The Concubine's Children is a story with an insightful outlook to what the Chinese had to endure pertaining to immigration and providing for their families during such rigorous times. The story consists of one family torn between two countries; China and Canada. As the author provides concise and vivid details, the story comes alive painting a picture of the hardships they had to overcome.
The country of China is known to have a long history of strict domestic values. Many of these values were reflected in The Concubine's Children. Chan Sam was a hard worker right from the start. In the Chinese culture, the male is the head of the house followed by his sons. When Chan Sam's father died he was a young adolescent and had to drop out of school to support the family. As the oldest of four, Chan Sam became the new head of the household at the ripe age of twelve. He supported his mother and brothers and even sold some mau tin to buy water buffalo in hopes to reduce the manual labor they had to withstand. In China, marriages are arranged by the parents. As well as supporting his immediate family, sixteen year old Chan Sam also had a family of his own to support; a wife and daughter. As a Chinese expectation, Chan Sam's wife moved into his parents house where he could then be their provider.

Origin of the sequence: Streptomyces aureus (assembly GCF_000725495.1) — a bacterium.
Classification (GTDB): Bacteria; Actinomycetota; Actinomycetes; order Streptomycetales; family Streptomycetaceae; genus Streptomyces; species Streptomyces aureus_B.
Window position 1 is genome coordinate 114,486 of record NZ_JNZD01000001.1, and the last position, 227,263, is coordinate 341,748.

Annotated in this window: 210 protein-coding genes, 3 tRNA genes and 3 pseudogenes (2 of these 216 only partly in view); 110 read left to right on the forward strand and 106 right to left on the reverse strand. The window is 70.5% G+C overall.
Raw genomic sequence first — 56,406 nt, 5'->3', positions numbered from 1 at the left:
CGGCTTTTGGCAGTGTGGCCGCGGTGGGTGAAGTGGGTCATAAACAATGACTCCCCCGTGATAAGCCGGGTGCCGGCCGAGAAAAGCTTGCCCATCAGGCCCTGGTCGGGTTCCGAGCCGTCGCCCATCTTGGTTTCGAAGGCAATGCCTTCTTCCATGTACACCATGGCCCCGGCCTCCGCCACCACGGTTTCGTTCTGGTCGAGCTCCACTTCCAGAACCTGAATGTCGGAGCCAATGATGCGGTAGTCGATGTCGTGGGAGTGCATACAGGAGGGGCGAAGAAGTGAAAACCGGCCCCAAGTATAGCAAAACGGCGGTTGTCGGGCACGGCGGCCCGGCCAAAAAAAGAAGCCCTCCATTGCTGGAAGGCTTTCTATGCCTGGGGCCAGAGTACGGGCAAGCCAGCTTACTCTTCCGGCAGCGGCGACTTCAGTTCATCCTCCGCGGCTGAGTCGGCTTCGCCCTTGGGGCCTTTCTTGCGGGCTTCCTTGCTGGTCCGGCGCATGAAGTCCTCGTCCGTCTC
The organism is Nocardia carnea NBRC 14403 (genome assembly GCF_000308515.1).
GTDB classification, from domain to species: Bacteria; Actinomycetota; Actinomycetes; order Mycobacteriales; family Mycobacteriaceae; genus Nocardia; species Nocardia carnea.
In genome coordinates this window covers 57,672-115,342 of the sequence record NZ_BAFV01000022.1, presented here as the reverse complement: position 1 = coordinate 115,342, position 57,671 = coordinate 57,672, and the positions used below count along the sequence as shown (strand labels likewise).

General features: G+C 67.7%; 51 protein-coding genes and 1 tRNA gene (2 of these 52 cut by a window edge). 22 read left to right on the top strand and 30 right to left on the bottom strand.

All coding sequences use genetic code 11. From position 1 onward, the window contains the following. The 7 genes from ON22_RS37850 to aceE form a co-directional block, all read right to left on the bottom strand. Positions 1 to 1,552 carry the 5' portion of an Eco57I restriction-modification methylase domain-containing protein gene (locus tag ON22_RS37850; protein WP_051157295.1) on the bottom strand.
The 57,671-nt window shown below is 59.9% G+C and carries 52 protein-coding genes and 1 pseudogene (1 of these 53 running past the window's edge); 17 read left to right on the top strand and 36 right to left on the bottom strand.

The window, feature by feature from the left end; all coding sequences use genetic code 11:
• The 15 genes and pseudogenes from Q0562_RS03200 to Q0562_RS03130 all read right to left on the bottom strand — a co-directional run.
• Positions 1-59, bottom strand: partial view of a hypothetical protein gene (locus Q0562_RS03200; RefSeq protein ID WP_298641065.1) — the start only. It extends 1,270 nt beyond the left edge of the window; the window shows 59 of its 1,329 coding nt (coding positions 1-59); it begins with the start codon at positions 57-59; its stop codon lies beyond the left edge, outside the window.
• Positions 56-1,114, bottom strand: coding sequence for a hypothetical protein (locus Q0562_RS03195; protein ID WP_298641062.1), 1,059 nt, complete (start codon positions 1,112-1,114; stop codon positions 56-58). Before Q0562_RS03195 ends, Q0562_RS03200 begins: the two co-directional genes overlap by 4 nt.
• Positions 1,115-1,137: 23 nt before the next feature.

The whole story revolves around the Chinese Diaspora or emigration. Hard times caused the Chinese to migrate to the Americas in order to support the family. Thousands of Chinese including Chan Sam were forced to do this as times in China were not the greatest. The Chinese population overseas grew immensely. Most of them lived in "Chinatowns" in each city. They were horrifically discriminated against Joseph 3
which is why they tended to stray away from society and reside in Chinatowns. Work became harder to find as more came over and was usually exhausting labor. Still the pay was more than in China and was able to support families in the home land. As for China...
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